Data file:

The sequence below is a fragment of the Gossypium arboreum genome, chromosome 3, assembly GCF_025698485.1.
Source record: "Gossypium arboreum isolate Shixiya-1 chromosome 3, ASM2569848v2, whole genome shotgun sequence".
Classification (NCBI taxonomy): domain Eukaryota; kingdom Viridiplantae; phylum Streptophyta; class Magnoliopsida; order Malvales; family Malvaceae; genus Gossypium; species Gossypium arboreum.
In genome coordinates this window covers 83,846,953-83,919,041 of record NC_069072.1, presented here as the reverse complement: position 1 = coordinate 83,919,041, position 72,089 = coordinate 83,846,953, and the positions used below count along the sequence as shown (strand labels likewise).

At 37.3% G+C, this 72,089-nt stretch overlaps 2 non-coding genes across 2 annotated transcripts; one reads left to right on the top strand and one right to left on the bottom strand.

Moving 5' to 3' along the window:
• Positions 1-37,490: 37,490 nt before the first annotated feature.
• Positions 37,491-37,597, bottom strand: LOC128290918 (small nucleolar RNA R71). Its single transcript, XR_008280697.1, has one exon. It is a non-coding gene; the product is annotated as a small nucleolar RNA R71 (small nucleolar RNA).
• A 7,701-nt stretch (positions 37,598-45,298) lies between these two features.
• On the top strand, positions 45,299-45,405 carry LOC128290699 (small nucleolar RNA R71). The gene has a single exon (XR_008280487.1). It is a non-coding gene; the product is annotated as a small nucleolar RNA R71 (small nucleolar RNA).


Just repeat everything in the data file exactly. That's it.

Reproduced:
The sequence below is a fragment of the Gossypium arboreum genome, chromosome 3, assembly GCF_025698485.1.
Source record: "Gossypium arboreum isolate Shixiya-1 chromosome 3, ASM2569848v2, whole genome shotgun sequence".
Classification (NCBI taxonomy): domain Eukaryota; kingdom Viridiplantae; phylum Streptophyta; class Magnoliopsida; order Malvales; family Malvaceae; genus Gossypium; species Gossypium arboreum.
In genome coordinates this window covers 83,846,953-83,919,041 of record NC_069072.1, presented here as the reverse complement: position 1 = coordinate 83,919,041, position 72,089 = coordinate 83,846,953, and the positions used below count along the sequence as shown (strand labels likewise).

At 37.3% G+C, this 72,089-nt stretch overlaps 2 non-coding genes across 2 annotated transcripts; one reads left to right on the top strand and one right to left on the bottom strand.

Moving 5' to 3' along the window:
• Positions 1-37,490: 37,490 nt before the first annotated feature.
• Positions 37,491-37,597, bottom strand: LOC128290918 (small nucleolar RNA R71). Its single transcript, XR_008280697.1, has one exon. It is a non-coding gene; the product is annotated as a small nucleolar RNA R71 (small nucleolar RNA).
• A 7,701-nt stretch (positions 37,598-45,298) lies between these two features.
• On the top strand, positions 45,299-45,405 carry LOC128290699 (small nucleolar RNA R71). The gene has a single exon (XR_008280487.1). It is a non-coding gene; the product is annotated as a small nucleolar RNA R71 (small nucleolar RNA).